It is perfectly true that restraint of appetite or enforcement of exercise will reduce obesity, but as long as the true cause continues to operate — the consumption of refined carbohydrates — the use of either is an example of two wrongs not making a right. To be sure, these two factors are valuable in the removal of surplus weight already in existence, but in the basic matter of prevention the mind should be riveted on the essential cause and not confused by irrelevancies.
Cleaves on another kind of over-consumption:
Although the taking of refined carbohydrates is by far the most important cause of over-consumption, as has been set out in this work, it is not the only cause. Another cause lies in the common occurrence of people eating when they are not hungry, and the conditions that this leads to are not in the author’s opinion basically manifestations of the saccharine disease.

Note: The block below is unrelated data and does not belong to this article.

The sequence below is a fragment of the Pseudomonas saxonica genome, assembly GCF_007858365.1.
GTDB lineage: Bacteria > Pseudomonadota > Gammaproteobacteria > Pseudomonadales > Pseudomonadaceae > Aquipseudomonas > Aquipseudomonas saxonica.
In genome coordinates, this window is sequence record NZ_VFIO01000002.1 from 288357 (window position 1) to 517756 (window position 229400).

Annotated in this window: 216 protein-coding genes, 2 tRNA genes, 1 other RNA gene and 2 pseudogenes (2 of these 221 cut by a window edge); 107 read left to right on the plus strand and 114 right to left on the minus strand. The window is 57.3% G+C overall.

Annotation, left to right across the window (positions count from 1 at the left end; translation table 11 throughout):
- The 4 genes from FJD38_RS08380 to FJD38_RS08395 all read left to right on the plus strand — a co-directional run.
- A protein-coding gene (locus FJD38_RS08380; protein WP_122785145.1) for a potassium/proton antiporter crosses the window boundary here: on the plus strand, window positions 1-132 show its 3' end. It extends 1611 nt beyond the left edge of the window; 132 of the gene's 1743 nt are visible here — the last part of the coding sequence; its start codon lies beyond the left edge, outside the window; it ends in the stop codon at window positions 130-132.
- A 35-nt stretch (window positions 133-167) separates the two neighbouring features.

The important question of eating in the absence of hunger has been carefully described in Chapter X, on peptic ulcer, and of the examples set out there perhaps the best is seen when people eat in the company of others, especially if this is attended by the taking of alcohol. One is reminded of the huge meals, accompanied by the drinking of large quantities of port, that took place in past generations, as in the times of the earlier Georges. But there is no need to go back to these extreme examples; the fact is that even today in communal feeding a great deal of food is eaten chiefly because it is there, or for an ulterior motive not connected with the appetite as, for example, in many businessmen’s lunches.
On his prognosis for the issue: